Thursday, March 10, 2011

"Glenn Ligon: America" at the Whitney

Glenn Ligon is good, without doubt -- intelligent, subtle, probing, witty, sometimes billiant, and most emphatically not a trickster.  We see a lot of that in "America," his just-opened midcareer retrospective at the Whitney, which gathers about 100 works.

But the show runs out of steam.  Once we leave the 1990s, when Ligon -- who's black and  gay -- was able to harness themes of racial and sexual identity like no one else, his work as seen here loses its urgency and a lot of its force.

The show is arranged chronologically beginning in 1985, when Ligon was both struggling to get the Jasper Johns monkey off his back and grappling with sexuality and the dilemma of race in American culture, themes that would henceforth permeate his art.

A room with 10 text-based works, with his signature stenciling with paintstick, follows (shown here, a detail from a work with text by Jean Genet, which Ligon changed to the first person).  His own text, "I lost my voice I found my voice," is the equivalent of what's happening artistically.  The pictorial rhythms are sensual, sophisticated, and assured.

But I'd guess we wouldn't be looking at these works now were it not for what followed.  In 1993 Ligon made works for an installation at the Hirshhorn Musseum, "To Disembark," much of which is reassembled here.  It's a meditation on the legacy of slavery in which Ligon plays the starring role.  It's hilarious and tragic at the same time.

One portion is based on the broadsheets by which slave owners advertised for their runaway slaves.  Each runaway is Ligon (above), in one described as "distinguished looking," in another "timid," in a third "a little hunky, though you might not notice it with his shirt untucked."

Another portion is based on the frontispieces of  slave narratives using 18th and 19th century typographic conventions.  Again, each is by and about Ligon.  One reads: "Glenn Ligon, a colored man who at a tender age discovered his affection for the bodies of other men, and has endured scorn and tribulations ever since.  Written by himself."  Pitch perfect.

The other seminal piece is "Notes on the Margin of the Black Book" (above), which reproduces every page from Robert Mapplethorpe's "Black Book" -- black men, mostly naked -- interspersed with quotations from a cacophony of voices, including critics, academicians, politicians, patrons of gay bars, and some of the men who posed.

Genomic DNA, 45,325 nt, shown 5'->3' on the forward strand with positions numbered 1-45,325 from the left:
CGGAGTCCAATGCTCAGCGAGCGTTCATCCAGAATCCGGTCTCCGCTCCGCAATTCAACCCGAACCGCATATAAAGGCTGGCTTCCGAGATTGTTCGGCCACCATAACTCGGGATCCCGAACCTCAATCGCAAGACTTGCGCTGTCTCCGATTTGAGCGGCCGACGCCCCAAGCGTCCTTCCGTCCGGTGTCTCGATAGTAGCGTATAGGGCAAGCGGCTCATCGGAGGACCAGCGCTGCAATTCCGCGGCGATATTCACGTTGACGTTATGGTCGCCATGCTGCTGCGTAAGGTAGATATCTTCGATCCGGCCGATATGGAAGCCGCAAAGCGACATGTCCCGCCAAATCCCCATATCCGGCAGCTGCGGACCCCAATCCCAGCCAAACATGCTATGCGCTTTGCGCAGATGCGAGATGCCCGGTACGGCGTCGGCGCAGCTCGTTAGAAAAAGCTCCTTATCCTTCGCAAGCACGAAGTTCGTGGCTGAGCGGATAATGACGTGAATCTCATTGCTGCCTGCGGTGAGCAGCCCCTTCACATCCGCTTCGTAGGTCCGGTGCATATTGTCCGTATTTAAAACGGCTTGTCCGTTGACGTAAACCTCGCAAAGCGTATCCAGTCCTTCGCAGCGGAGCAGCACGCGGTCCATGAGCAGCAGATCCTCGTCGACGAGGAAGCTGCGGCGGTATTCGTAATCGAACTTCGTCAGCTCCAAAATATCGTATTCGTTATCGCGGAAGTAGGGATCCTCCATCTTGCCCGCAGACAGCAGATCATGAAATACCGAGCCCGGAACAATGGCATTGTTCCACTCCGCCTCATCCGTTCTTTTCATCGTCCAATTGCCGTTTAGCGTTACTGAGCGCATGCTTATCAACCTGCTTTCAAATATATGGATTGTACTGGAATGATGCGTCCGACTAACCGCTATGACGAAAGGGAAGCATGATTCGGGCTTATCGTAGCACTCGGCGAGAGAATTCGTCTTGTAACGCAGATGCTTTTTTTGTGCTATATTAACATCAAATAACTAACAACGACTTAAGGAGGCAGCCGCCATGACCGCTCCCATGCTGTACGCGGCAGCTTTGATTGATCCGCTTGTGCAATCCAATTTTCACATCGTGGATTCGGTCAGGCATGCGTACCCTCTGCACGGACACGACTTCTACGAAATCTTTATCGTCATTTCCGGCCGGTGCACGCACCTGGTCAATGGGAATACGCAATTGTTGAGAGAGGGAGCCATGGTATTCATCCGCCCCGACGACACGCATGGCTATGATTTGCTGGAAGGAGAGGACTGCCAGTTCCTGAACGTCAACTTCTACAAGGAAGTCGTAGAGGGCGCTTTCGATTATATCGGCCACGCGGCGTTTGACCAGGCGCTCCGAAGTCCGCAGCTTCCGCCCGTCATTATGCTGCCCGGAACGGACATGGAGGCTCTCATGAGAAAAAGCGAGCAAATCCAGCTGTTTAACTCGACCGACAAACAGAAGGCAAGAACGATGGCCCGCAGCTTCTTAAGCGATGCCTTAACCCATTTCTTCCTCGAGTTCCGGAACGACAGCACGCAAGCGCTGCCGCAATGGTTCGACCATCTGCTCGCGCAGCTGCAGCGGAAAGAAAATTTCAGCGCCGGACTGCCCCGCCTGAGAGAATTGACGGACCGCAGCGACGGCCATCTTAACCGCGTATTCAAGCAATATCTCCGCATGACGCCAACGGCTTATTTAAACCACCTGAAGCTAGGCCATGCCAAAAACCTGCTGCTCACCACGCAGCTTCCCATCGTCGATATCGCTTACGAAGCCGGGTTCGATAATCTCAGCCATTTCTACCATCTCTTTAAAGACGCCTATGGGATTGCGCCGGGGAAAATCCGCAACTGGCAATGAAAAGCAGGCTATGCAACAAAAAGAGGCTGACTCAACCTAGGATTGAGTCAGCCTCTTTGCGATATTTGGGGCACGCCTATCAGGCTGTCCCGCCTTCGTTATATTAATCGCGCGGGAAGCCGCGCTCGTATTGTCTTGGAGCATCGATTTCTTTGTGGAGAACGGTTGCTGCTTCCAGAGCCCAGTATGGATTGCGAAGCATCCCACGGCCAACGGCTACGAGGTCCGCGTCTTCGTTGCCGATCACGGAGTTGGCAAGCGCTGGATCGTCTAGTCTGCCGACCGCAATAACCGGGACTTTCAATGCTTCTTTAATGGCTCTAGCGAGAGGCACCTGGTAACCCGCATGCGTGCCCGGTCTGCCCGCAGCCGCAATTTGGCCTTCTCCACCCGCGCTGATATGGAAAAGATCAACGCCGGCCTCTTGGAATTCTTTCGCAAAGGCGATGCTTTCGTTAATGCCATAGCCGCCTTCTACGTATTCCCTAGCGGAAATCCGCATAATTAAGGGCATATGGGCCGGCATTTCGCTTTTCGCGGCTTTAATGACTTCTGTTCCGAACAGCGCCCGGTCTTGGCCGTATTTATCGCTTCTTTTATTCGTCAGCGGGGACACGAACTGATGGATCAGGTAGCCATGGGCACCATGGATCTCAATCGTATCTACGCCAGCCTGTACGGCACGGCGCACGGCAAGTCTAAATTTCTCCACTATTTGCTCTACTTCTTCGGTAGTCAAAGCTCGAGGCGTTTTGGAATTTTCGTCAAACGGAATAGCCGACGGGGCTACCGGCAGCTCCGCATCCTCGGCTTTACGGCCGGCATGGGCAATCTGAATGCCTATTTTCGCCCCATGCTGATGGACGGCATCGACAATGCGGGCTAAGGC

In this work, everyone comes across as an idiot, not least Mapplethorpe himself, who said, "Most of the blacks don't have health insurance and therefore can't afford AZT.  They all died quickly, the blacks."  It's stomach turning.

Beyond this, there's a series of large, beautiful self-portraits, mugshots mostly of the back of his head (below).

Then this show peters out.  Ligon's attempts to engage Richard Pryor's confrontational "that nigger's crazy" sense of humor just seem ill-suited to an artist who teases out complex reflections.  Repeating the jokes on brightly colored canvases doesn't translate, neutralize, or interpret them.  It's an uneven matchup in which Pryor comes out ahead.

There's a room with smaller works that are interesting and personal -- a screenprint of a report card describing Ligon as antisocial and uncomfortable with his body, for example -- but hardly significant as artworks.

Another room has text works from the last decade based on a James Baldwin essay.  These are lush and elegant but ossified, a return to the Johns aesthetic, this time with a sheen that makes them seem sterile (above left).  Most disappointing, though, is the second-to-last room, in which Ligon as master appropriator uses the art of children he taught (right).

Perhaps his recent neon works will open a more engaging chapter.  Ligon's splendid "Negro Sunshine" beaming out onto Madison Avenue (below) is the artist at his best, rediscovering a vocabulary -- here Gertrude Stein's -- and using it in a new way.

"Glenn Ligon: America," Whitney Museum of American Art, Madison Avenue at 75th Street, through June 5

Images:  Third from bottom, "Mirror," 2002. Collection of Mellody Hobson.  Copyright Glenn Ligon.  Courtesy of the artist and Regen Projects, Los Angeles; second from bottom "Sun (Version 2) #1," 2001.  Collection of Eileen Harris Norton.  Copyright Glenn Ligon.  Courtesy of the artist and Regen Projects, Los Angeles; all other photos by Laura Gilbert.